How To Write A Novella

I come from a TV news background in which I had to tell a (news) story in one-minute-thirty seconds every night for the 6 o’clock news, so novella writing comes easy to me. I ‘write tight.’ With that in mind, I thought I’d share with you a few novella-writing tips that work for me and hopefully might work for you, too:

-Start the story with a crisis. This serves two purposes. One, you hook the reader immediately from the first sentence, and two, it lets you start the story at a later plot point, and include what would have been the beginning events as back story. For instance, in my Victorian novella THE DISCIPLINARIAN (Secrets, Volume 15, Red Sage Publishing) my opening line is, “Clarissa, I’m sending you to The Disciplinarian.” Oooh. Can’t you almost hear the scary music playing in the background? What had Clarissa done to make her husband turn her over to such a nefarious-sounding person? How would poor Clarissa react to the news? While her husband is dragging Clarissa to The Disciplinarian’s waiting coach, that’s the time for you as an author to give the reader a little information on what brought these characters to this apparently dire state of affairs.

- Keep your characters, locations, and plot to a minimum. Remember, a novella is a simple story, simply told. In my novella THE BET (Secrets, Volume 27, Red Sage Publishing) the entire story takes place over one weekend at a Victorian country house. Besides the hero and heroine, I’ve included only one other character -- the heroine’s brother, who is the antagonist and the catalyst for the story. He sets the entire tale in motion when he manipulates the hero into an outrageous wager. THE BET has one setting, one major conflict, two main characters, and one antagonist. The perfect recipe for a novella.

- Include an absolute minimum of back story. Tell your readers only what they need to know to make them understand your characters’ motivations. For example, in THE DISCIPLINARIAN, my hero Jared, the shadowy legend of the title, has never failed to turn a difficult wife into a dutiful spouse -- but not in the way their husbands expect. Years ago, Jared’s sister had been beaten to death by her spouse, so Jared now feels an obligation to help other women avoid the same fate. Clarissa, in this story, is that woman. So you see how I’ve used a tiny bit of back story to explain Jared’s altruistic motivation. That’s all you need.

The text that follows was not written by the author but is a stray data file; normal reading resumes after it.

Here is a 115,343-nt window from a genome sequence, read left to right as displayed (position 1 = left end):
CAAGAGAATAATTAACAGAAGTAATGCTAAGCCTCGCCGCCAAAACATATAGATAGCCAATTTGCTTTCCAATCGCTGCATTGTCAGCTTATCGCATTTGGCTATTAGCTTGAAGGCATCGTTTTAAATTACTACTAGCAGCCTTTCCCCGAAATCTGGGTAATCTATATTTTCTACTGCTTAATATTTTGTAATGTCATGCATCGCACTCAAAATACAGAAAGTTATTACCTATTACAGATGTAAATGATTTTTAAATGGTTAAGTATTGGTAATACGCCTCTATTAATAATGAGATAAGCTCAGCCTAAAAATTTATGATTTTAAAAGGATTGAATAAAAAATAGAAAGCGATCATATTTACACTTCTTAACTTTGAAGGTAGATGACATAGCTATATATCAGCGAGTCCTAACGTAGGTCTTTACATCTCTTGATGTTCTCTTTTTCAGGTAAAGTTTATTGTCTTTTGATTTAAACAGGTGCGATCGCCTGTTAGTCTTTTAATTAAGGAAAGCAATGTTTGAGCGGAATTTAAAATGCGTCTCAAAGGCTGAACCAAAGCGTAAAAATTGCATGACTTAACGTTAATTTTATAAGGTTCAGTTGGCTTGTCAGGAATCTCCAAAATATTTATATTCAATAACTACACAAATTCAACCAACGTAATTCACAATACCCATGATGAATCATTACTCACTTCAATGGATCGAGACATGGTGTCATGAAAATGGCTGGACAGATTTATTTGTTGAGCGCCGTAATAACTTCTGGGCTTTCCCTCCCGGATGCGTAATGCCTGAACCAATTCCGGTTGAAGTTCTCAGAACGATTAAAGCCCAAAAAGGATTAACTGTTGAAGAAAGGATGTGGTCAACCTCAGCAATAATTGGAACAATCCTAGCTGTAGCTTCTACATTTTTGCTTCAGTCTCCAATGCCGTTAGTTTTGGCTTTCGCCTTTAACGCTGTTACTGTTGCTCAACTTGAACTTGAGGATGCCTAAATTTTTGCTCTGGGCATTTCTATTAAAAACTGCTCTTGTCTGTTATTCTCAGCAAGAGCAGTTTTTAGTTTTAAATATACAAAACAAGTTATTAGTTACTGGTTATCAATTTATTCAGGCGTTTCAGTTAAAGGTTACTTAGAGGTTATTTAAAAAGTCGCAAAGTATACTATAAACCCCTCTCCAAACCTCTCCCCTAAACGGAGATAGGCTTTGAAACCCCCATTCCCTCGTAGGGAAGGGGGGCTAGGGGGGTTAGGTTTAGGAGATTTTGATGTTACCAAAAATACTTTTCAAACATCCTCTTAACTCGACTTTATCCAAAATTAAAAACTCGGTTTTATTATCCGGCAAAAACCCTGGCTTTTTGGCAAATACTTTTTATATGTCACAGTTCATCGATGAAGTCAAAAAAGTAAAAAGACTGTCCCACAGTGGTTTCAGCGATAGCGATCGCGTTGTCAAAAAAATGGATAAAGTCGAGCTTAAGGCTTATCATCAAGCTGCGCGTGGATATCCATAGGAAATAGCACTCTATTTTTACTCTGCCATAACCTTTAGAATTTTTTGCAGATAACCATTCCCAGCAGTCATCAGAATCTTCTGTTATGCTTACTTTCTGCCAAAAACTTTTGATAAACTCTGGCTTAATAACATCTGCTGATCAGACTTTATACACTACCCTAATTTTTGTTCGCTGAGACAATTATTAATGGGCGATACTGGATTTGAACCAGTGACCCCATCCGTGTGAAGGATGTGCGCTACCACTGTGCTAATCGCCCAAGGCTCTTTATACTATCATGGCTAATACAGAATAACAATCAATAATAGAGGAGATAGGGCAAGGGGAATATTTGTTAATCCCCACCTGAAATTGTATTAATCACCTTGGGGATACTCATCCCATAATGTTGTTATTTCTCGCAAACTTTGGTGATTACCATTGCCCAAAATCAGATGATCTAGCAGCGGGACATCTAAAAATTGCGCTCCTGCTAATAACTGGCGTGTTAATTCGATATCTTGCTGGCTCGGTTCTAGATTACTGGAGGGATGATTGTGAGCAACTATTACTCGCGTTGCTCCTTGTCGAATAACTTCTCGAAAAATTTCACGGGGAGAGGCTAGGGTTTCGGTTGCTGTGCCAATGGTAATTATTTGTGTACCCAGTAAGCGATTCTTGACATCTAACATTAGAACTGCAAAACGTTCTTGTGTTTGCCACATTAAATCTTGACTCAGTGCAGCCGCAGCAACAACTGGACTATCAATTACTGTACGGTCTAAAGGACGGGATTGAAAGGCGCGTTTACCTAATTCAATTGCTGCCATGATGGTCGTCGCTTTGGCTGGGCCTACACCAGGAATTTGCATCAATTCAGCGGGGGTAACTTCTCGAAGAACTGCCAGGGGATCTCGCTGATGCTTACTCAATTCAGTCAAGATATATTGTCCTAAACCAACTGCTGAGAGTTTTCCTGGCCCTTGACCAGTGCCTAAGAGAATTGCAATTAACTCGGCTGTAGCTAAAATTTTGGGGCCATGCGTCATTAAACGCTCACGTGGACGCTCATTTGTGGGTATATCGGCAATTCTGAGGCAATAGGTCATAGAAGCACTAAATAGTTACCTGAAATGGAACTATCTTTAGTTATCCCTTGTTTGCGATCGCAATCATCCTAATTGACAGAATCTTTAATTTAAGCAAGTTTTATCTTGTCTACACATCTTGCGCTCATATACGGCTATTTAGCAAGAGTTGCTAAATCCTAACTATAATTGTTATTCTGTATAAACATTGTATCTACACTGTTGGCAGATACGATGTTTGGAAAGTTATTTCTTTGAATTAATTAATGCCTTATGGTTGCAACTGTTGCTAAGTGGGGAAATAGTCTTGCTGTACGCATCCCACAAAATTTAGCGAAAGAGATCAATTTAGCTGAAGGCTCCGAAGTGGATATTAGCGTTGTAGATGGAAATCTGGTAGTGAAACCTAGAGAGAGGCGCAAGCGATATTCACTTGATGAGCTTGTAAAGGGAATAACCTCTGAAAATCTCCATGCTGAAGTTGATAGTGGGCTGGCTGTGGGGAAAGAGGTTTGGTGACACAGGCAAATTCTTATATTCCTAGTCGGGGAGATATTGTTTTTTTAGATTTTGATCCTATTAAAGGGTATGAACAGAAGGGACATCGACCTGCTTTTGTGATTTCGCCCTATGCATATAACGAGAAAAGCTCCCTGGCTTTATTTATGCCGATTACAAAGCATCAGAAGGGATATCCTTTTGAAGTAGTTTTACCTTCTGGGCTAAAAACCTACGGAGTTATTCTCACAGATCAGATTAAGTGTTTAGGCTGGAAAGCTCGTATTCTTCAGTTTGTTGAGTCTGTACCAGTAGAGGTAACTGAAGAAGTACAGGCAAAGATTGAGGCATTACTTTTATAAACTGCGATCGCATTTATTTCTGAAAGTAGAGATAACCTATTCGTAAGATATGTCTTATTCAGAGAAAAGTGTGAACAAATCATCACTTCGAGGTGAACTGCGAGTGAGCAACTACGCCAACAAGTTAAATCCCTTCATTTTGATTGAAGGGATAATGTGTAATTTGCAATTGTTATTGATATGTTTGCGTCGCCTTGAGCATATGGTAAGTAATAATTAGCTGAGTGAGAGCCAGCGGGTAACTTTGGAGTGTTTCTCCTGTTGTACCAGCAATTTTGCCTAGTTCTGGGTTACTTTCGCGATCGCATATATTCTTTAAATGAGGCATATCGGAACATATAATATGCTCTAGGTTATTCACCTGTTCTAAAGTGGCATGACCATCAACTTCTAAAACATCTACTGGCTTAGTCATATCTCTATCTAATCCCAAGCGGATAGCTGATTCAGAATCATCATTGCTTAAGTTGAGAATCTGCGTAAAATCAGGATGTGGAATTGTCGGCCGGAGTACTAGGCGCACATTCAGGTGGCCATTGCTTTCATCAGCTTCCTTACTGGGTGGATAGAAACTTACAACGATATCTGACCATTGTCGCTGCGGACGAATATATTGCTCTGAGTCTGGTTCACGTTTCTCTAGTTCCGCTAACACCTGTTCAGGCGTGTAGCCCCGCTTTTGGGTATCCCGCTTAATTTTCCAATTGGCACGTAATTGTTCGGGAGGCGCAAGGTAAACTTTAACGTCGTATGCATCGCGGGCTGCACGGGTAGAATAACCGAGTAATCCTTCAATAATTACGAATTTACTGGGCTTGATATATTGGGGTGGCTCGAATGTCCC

-Make every scene count. Every word of a novella should move the story forward, and even better, as an author you should try to end every scene with a hook, a crisis, or a disaster. Action is key. Danger is even better. You don’t want a reader to be able to put your story down!

- No subplots. Remember, in short fiction you’re limited by word count, so keep the focus on your big crisis.

Conflict is the soul of any story. The plot is your framework, but conflict is the magic that keeps a reader turning the pages. Conflict has two main components: internal and external, and both these components need to escalate quickly throughout a novella, building to a crisis at the Black Moment. In erotic novellas like the ones I write, the all-important sexual tension plays a big part.

Every romance, whether sweet or sexy, is ultimately about getting the hero and heroine to the ‘happily ever after’ or the ‘happy for now.’ In a novella, the best way to do that is to quickly throw your hero and heroine into an impossible situation (plot), and then keep them constantly in each other’s company while the sparks fly (conflict).

Here’s an example of external and internal conflict in my Roman novella CONQUEROR VANQUISHED:

In 52 B.C., Rome has just conquered Gaul…